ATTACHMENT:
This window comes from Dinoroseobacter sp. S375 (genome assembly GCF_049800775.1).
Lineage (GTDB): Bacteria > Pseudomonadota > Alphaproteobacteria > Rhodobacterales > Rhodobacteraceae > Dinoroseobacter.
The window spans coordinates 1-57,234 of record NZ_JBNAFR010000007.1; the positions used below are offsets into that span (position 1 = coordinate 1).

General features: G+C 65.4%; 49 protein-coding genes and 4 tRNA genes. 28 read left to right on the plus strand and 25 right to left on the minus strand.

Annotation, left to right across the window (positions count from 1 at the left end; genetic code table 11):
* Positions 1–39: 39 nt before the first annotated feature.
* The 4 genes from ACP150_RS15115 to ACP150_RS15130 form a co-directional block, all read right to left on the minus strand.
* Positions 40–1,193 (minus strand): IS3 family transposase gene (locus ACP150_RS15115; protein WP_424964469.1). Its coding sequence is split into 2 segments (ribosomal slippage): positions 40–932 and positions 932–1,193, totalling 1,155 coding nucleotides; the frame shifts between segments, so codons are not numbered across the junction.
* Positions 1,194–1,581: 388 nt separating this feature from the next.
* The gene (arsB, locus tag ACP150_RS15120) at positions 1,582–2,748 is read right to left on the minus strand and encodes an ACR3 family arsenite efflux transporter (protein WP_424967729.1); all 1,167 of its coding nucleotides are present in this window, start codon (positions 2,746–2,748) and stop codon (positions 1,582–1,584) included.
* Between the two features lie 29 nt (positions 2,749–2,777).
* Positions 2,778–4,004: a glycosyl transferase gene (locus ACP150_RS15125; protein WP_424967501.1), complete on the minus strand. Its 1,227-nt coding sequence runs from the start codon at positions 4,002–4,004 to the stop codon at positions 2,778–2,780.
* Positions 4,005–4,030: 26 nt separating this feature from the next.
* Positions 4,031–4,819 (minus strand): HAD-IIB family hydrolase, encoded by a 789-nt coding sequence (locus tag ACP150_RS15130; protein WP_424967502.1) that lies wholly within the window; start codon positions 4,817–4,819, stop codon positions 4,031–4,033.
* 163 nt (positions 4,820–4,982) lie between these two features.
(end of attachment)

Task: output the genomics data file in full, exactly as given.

This window comes from Dinoroseobacter sp. S375 (genome assembly GCF_049800775.1).
Lineage (GTDB): Bacteria > Pseudomonadota > Alphaproteobacteria > Rhodobacterales > Rhodobacteraceae > Dinoroseobacter.
The window spans coordinates 1-57,234 of record NZ_JBNAFR010000007.1; the positions used below are offsets into that span (position 1 = coordinate 1).

General features: G+C 65.4%; 49 protein-coding genes and 4 tRNA genes. 28 read left to right on the plus strand and 25 right to left on the minus strand.

Annotation, left to right across the window (positions count from 1 at the left end; genetic code table 11):
* Positions 1–39: 39 nt before the first annotated feature.
* The 4 genes from ACP150_RS15115 to ACP150_RS15130 form a co-directional block, all read right to left on the minus strand.
* Positions 40–1,193 (minus strand): IS3 family transposase gene (locus ACP150_RS15115; protein WP_424964469.1). Its coding sequence is split into 2 segments (ribosomal slippage): positions 40–932 and positions 932–1,193, totalling 1,155 coding nucleotides; the frame shifts between segments, so codons are not numbered across the junction.
* Positions 1,194–1,581: 388 nt separating this feature from the next.
* The gene (arsB, locus tag ACP150_RS15120) at positions 1,582–2,748 is read right to left on the minus strand and encodes an ACR3 family arsenite efflux transporter (protein WP_424967729.1); all 1,167 of its coding nucleotides are present in this window, start codon (positions 2,746–2,748) and stop codon (positions 1,582–1,584) included.
* Between the two features lie 29 nt (positions 2,749–2,777).
* Positions 2,778–4,004: a glycosyl transferase gene (locus ACP150_RS15125; protein WP_424967501.1), complete on the minus strand. Its 1,227-nt coding sequence runs from the start codon at positions 4,002–4,004 to the stop codon at positions 2,778–2,780.
* Positions 4,005–4,030: 26 nt separating this feature from the next.
* Positions 4,031–4,819 (minus strand): HAD-IIB family hydrolase, encoded by a 789-nt coding sequence (locus tag ACP150_RS15130; protein WP_424967502.1) that lies wholly within the window; start codon positions 4,817–4,819, stop codon positions 4,031–4,033.
* 163 nt (positions 4,820–4,982) lie between these two features.